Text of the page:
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Geostationary orbits

Communications satellite

A communications satellite or comsat is an artificial satellite sent to space for the purpose of telecommunications. Modern communications satellites use a variety of orbits including geostationary orbits, Molniya orbits, elliptical orbits and low (polar and non-polar Earth orbits).

For fixed (point-to-point) services, communications satellites provide a microwave radio relay technology complementary to that of communication cables. They are also used for mobile applications such as communications to ships, vehicles, planes and hand-held terminals, and for TV and radio broadcasting.


The Merriam-Webster dictionary Merriam-Webster Dictionary defines a satellite as a celestial body orbiting another of larger size or a manufactured object or vehicle intended to orbit the earth, the moon, or another celestial body.

Electronic communications devices like cell phones and computers on the internet utilize satellite communications (SATCOM). Today's satellite communications can trace origins all the way back to the moon. A project named Communication Moon Relay, was a telecommunication project carried out by the United States Navy. Its objective was to develop a secure and reliable method of wireless communication by using the Moon as a natural communications satellite.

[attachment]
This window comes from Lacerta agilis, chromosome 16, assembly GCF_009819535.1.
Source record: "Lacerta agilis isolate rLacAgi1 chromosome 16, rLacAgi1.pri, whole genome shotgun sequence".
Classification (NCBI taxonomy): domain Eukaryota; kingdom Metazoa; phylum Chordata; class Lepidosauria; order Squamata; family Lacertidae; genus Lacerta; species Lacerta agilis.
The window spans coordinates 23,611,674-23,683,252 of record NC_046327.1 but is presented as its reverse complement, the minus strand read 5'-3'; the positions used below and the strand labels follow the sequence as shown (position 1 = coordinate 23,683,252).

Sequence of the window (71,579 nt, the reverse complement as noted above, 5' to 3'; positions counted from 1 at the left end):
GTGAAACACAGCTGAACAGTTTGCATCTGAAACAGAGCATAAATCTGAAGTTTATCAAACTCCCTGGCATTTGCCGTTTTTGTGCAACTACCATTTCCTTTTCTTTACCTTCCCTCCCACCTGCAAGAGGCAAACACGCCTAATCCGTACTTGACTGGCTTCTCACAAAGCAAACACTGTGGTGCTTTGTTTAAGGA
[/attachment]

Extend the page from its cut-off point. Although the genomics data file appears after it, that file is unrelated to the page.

The first artificial satellite used solely to further advances in global communications was a balloon named Echo 1.ECHO 1 space.com Echo 1 was world's first artificial communications satellite capable of relaying signals to other points on Earth. It soared 1,000 miles (1,609 km) above the planet after its Aug. 12, 1960 launch, yet relied on humanity's oldest flight technology — ballooning. Launched by NASA, Echo 1 was a giant metallic balloon 100 feet (30 meters) across. The world's first inflatable satellite — or "satelloon," as they were informally known — helped lay the foundation of today's satellite communications. The idea behind a communications satellite is simple: Send data up into space and beam it back down to another spot on the globe. Echo 1 accomplished this by essentially serving as an enormous mirror 10 stories tall that could be used to bounce communications signals off of. The first American satellite to relay communications was Project SCORE in 1958, which used a tape recorder to store and forward voice messages. It was used to send a Christmas greeting to the world from U.S. President Dwight D. Eisenhower. NASA launched the Echo satellite in 1960; the 100-foot (30 m) aluminized PET film balloon served as a passive reflector for radio communications. Courier 1B, built by Philco, also launched in 1960, was the world's first active repeater satellite.